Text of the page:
Since 2009, more than 30 countries have submitted proposals for REDD+ readiness grants to start addressing the social, economic, and institutional factors that contribute to forest loss. Many countries have made encouraging strides in defining their plans to become “ready” for REDD+.

Yet, in a new WRI analysis of 32 country proposals, we identify the need for stronger commitments and strategies to address land and forest tenure challenges. While most countries identify secure land tenure as critical to successful REDD+ programs, relatively few outline specific objectives or next steps to address weaknesses in land laws or their implementation. Lack of clear strategies to address land tenure challenges could significantly hinder efforts to reduce emissions from deforestation and forest degradation.

The new working paper from WRI’s Governance of Forests Initiative reviews 32 readiness proposals submitted to two grant programs supporting REDD+ readiness: the Forest Carbon Partnership Facility (FCPF) and the UN-REDD Programme. We reviewed these documents to assess how REDD+ countries plan to address eight core issues (see Box 1 below). The analysis sheds light on how REDD+ issues are understood and prioritized, as well as where more technical and financial support is needed.

Box 1: What it Takes to Be “Ready for REDD+”

  1. Full and effective stakeholder participation and consultation processes
  2. Clear and secure land and forest tenure rights
  3. Equitable REDD+ benefit distribution mechanisms
  4. Effective conflict resolution mechanisms
  5. Transparent and accountable systems to manage REDD+ revenues
  6. Transparent and comprehensive systems for non-carbon monitoring
  7. Institutional coordination and policy coherence across sectors that affect forests
  8. Institutional coordination across levels of government that manage forests

Why Land Tenure Matters for REDD+

Clear and secure rights to forest land are a critical enabling condition for successful REDD+ programs, yet many REDD+ countries face significant challenges in this regard. For example, land laws often fail to recognize property rights of indigenous peoples or forest communities that depend on forest resources for food, fuel, and income. Furthermore, current land policies may actually encourage forest clearing as a means of securing land title. Finally, complex land registration and titling procedures and overlapping claims to forest resources often contribute to tenure insecurity and land conflict.

Land laws may also play a role in determining who can benefit from REDD+ programs down the road. For example, REDD+ programs may establish new carbon rights regimes that determine who is eligible to receive REDD+ benefits. These carbon rights could be based on existing rights to forests or could be allocated independently of current tenure systems. Regardless of the approach adopted, establishing carbon rights regimes has the potential to exacerbate land conflicts in many REDD+ countries.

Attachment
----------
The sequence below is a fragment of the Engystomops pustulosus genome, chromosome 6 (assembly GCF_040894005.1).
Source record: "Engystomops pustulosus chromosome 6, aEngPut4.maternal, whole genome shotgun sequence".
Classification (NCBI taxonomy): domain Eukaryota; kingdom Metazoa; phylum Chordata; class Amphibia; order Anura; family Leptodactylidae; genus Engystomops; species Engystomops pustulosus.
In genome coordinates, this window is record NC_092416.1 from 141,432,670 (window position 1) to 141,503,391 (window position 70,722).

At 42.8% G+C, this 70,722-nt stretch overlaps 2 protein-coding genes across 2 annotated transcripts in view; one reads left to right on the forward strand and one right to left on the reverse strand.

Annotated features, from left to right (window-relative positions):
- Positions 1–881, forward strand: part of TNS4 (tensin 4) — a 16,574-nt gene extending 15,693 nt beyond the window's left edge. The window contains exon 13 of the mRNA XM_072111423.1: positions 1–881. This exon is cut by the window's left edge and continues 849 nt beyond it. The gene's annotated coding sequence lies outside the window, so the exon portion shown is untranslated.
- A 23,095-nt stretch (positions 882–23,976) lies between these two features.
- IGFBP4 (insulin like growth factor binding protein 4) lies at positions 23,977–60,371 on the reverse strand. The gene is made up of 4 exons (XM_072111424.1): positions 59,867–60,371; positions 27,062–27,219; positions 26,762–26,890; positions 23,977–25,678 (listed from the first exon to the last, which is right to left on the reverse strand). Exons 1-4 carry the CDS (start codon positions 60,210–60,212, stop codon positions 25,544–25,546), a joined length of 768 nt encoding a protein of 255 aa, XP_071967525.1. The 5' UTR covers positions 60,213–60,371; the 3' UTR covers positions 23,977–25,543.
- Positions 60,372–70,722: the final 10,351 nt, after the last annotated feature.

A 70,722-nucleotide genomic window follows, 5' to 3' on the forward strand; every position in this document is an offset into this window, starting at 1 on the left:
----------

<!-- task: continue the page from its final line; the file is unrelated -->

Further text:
Therefore, REDD+ countries will need to carefully consider how establishing carbon rights and determining eligibility to receive REDD+ benefits may affect existing land tenure and property rights regimes. In addition, they will need to consider how weaknesses in tenure systems may limit the effectiveness of REDD+ programs if not addressed, including by limiting access to REDD+ benefits for forest communities.

How Are REDD+ Countries Proposing to Address Land Tenure Issues?

The figure below presents how REDD+ countries are discussing land tenure challenges and proposing next steps to address them. The working paper analysis is the first to present detailed data and trends on how tenure issues—as well as the seven other readiness priorities identified in Box 1—are being considered by REDD+ countries.

Looking Ahead at Land Tenure and REDD+

Given that readiness grants from the FCPF and UN-REDD Programme will not cover all of a country’s readiness needs, many REDD+ countries face the challenge of developing new REDD+ systems and addressing long-standing governance challenges in the absence of predictable, long-term financing. This may be particularly true of addressing land tenure challenges, which can be costly, time-consuming, and politically sensitive.

Nonetheless, land conflicts and deforestation linked to insecure tenure pose significant risks to the success of REDD+ activities. These issues require additional emphasis as countries develop national REDD+ strategies. It is therefore imperative that countries strengthen their efforts to identify and prioritize concrete actions to resolve land tenure challenges as part of their REDD+ strategies.